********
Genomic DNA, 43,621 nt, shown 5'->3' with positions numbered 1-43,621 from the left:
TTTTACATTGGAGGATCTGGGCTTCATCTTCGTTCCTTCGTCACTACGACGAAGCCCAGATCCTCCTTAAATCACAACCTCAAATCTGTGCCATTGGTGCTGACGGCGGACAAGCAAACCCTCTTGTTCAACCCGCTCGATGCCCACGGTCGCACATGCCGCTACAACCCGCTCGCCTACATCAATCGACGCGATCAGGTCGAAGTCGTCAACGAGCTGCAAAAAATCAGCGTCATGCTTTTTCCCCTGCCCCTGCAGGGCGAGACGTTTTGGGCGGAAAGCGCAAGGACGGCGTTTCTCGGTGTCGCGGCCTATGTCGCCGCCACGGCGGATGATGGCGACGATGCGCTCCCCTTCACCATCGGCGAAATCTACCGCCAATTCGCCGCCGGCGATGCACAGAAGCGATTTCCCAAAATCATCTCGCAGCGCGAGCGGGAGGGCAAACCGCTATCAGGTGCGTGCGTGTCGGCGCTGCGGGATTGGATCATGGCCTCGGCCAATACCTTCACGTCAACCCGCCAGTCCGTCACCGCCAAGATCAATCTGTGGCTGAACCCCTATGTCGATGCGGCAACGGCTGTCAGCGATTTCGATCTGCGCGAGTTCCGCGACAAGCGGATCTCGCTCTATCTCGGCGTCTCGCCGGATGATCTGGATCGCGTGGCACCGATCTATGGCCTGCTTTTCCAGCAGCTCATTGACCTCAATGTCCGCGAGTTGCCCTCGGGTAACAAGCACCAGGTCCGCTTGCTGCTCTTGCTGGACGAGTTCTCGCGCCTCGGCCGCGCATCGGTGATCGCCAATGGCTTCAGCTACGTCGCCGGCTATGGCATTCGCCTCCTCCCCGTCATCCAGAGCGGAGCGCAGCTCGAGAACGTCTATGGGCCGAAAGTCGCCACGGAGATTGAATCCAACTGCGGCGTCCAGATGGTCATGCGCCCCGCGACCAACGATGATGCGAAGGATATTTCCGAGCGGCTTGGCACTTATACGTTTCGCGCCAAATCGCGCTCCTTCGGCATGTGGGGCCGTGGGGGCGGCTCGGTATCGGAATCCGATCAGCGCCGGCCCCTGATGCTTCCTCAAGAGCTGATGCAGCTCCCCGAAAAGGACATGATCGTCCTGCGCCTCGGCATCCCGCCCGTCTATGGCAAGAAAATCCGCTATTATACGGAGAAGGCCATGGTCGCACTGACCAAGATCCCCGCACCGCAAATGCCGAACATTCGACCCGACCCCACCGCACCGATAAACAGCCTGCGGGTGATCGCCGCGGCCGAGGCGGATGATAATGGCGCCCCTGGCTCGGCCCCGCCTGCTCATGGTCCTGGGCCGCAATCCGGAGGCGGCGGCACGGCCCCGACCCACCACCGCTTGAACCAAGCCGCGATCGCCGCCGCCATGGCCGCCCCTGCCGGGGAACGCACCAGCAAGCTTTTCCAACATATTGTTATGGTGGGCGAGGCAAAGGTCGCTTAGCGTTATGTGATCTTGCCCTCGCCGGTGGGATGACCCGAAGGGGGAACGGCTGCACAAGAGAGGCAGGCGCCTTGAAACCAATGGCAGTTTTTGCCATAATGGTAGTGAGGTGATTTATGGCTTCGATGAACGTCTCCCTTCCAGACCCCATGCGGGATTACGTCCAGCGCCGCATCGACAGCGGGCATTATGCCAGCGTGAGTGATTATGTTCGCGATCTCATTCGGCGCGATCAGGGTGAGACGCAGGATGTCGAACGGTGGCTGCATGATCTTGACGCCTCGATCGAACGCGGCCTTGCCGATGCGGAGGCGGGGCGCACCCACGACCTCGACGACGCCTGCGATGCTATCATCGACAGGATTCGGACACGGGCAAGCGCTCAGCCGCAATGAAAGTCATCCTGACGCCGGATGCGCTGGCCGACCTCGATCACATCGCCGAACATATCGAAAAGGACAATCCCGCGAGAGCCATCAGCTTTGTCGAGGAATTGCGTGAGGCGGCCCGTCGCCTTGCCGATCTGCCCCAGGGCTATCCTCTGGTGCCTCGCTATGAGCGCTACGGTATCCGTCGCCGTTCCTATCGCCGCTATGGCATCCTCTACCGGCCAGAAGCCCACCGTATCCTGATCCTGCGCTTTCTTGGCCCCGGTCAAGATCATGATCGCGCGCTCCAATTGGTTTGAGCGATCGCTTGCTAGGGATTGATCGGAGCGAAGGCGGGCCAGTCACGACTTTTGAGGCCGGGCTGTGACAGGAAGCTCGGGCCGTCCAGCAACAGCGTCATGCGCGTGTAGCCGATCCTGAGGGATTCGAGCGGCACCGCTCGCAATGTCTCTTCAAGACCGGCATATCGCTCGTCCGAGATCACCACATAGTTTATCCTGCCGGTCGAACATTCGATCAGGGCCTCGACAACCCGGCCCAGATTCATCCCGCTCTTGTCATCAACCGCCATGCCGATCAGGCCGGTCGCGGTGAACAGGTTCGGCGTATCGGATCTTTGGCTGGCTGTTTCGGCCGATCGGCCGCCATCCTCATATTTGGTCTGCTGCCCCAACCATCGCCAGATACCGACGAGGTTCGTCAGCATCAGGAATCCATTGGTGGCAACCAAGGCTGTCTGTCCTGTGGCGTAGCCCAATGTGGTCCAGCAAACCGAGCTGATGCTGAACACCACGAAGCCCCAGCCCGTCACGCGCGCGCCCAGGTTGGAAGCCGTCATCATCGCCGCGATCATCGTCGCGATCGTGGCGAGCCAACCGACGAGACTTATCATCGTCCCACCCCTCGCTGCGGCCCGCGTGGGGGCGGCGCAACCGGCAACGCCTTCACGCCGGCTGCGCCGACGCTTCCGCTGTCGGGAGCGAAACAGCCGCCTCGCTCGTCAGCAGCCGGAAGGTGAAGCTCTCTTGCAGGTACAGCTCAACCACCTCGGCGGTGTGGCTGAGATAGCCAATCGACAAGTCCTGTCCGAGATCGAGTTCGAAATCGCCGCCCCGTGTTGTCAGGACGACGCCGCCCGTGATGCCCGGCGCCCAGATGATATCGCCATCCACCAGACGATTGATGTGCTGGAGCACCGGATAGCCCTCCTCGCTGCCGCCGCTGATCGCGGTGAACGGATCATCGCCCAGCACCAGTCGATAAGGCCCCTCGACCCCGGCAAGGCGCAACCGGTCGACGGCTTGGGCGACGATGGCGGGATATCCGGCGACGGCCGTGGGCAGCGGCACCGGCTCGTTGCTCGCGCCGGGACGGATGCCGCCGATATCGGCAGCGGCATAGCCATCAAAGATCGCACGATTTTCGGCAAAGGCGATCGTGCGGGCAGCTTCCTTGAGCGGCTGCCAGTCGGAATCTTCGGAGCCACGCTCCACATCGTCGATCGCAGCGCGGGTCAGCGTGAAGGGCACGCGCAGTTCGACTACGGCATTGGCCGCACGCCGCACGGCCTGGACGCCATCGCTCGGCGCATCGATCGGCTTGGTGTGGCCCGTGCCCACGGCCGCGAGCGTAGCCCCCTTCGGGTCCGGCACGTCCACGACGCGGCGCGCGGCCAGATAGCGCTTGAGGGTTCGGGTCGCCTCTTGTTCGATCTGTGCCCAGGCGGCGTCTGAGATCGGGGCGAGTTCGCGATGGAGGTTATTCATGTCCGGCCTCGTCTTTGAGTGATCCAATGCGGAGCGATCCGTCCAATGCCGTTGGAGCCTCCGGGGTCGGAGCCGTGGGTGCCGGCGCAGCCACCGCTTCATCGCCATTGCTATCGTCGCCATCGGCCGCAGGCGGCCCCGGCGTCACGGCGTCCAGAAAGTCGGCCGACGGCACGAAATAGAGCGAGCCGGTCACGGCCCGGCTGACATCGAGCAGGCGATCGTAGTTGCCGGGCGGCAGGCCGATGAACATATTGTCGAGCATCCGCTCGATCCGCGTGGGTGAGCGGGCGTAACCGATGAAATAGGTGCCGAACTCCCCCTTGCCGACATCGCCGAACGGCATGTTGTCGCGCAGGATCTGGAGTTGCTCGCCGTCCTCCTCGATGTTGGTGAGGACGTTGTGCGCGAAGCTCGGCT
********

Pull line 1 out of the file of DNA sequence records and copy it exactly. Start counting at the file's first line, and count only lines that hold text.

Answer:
Genomic DNA, 43,621 nt, shown 5'->3' with positions numbered 1-43,621 from the left: